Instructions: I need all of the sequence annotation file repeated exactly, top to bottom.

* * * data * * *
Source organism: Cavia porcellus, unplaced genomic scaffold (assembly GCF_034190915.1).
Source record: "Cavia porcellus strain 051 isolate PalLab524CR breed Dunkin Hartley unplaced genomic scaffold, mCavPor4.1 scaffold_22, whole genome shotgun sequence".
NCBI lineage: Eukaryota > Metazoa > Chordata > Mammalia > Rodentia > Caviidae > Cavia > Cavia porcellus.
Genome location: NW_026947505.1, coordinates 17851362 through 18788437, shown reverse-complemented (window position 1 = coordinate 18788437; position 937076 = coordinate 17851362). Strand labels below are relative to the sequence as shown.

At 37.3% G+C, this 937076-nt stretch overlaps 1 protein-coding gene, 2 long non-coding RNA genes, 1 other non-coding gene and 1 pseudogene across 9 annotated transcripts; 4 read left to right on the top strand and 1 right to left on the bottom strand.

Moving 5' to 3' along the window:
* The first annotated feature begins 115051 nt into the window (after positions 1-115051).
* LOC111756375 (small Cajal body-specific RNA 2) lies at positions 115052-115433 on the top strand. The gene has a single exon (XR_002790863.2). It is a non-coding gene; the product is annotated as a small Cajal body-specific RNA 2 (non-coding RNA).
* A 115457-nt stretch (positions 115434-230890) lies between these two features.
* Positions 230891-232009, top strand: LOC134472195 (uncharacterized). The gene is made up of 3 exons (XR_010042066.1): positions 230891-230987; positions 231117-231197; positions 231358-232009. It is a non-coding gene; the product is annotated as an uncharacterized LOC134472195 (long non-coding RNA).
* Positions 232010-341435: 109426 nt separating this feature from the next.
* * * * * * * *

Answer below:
Source organism: Cavia porcellus, unplaced genomic scaffold (assembly GCF_034190915.1).
Source record: "Cavia porcellus strain 051 isolate PalLab524CR breed Dunkin Hartley unplaced genomic scaffold, mCavPor4.1 scaffold_22, whole genome shotgun sequence".
NCBI lineage: Eukaryota > Metazoa > Chordata > Mammalia > Rodentia > Caviidae > Cavia > Cavia porcellus.
Genome location: NW_026947505.1, coordinates 17851362 through 18788437, shown reverse-complemented (window position 1 = coordinate 18788437; position 937076 = coordinate 17851362). Strand labels below are relative to the sequence as shown.

At 37.3% G+C, this 937076-nt stretch overlaps 1 protein-coding gene, 2 long non-coding RNA genes, 1 other non-coding gene and 1 pseudogene across 9 annotated transcripts; 4 read left to right on the top strand and 1 right to left on the bottom strand.

Moving 5' to 3' along the window:
* The first annotated feature begins 115051 nt into the window (after positions 1-115051).
* LOC111756375 (small Cajal body-specific RNA 2) lies at positions 115052-115433 on the top strand. The gene has a single exon (XR_002790863.2). It is a non-coding gene; the product is annotated as a small Cajal body-specific RNA 2 (non-coding RNA).
* A 115457-nt stretch (positions 115434-230890) lies between these two features.
* Positions 230891-232009, top strand: LOC134472195 (uncharacterized). The gene is made up of 3 exons (XR_010042066.1): positions 230891-230987; positions 231117-231197; positions 231358-232009. It is a non-coding gene; the product is annotated as an uncharacterized LOC134472195 (long non-coding RNA).
* Positions 232010-341435: 109426 nt separating this feature from the next.